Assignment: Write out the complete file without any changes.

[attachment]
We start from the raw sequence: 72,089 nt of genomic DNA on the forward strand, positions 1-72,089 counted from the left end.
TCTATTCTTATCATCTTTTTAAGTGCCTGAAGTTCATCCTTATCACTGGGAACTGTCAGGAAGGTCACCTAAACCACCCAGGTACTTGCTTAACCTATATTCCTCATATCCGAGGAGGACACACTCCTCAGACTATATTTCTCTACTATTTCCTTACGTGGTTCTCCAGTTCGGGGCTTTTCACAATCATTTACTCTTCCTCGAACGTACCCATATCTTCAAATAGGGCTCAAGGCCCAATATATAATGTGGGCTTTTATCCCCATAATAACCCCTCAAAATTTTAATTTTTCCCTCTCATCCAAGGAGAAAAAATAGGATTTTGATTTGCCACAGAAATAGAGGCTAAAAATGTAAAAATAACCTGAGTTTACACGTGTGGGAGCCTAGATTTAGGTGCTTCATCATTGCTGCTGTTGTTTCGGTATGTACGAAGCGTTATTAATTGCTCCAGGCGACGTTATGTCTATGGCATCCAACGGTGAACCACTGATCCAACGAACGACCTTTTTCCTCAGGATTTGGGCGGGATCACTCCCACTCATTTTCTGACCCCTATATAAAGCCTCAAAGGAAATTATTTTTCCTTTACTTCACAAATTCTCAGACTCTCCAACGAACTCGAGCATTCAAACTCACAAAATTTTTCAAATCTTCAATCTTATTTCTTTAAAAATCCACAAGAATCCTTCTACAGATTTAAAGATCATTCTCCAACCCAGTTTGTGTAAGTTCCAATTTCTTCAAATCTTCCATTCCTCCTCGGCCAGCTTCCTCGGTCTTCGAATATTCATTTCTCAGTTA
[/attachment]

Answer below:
We start from the raw sequence: 72,089 nt of genomic DNA on the forward strand, positions 1-72,089 counted from the left end.
TCTATTCTTATCATCTTTTTAAGTGCCTGAAGTTCATCCTTATCACTGGGAACTGTCAGGAAGGTCACCTAAACCACCCAGGTACTTGCTTAACCTATATTCCTCATATCCGAGGAGGACACACTCCTCAGACTATATTTCTCTACTATTTCCTTACGTGGTTCTCCAGTTCGGGGCTTTTCACAATCATTTACTCTTCCTCGAACGTACCCATATCTTCAAATAGGGCTCAAGGCCCAATATATAATGTGGGCTTTTATCCCCATAATAACCCCTCAAAATTTTAATTTTTCCCTCTCATCCAAGGAGAAAAAATAGGATTTTGATTTGCCACAGAAATAGAGGCTAAAAATGTAAAAATAACCTGAGTTTACACGTGTGGGAGCCTAGATTTAGGTGCTTCATCATTGCTGCTGTTGTTTCGGTATGTACGAAGCGTTATTAATTGCTCCAGGCGACGTTATGTCTATGGCATCCAACGGTGAACCACTGATCCAACGAACGACCTTTTTCCTCAGGATTTGGGCGGGATCACTCCCACTCATTTTCTGACCCCTATATAAAGCCTCAAAGGAAATTATTTTTCCTTTACTTCACAAATTCTCAGACTCTCCAACGAACTCGAGCATTCAAACTCACAAAATTTTTCAAATCTTCAATCTTATTTCTTTAAAAATCCACAAGAATCCTTCTACAGATTTAAAGATCATTCTCCAACCCAGTTTGTGTAAGTTCCAATTTCTTCAAATCTTCCATTCCTCCTCGGCCAGCTTCCTCGGTCTTCGAATATTCATTTCTCAGTTA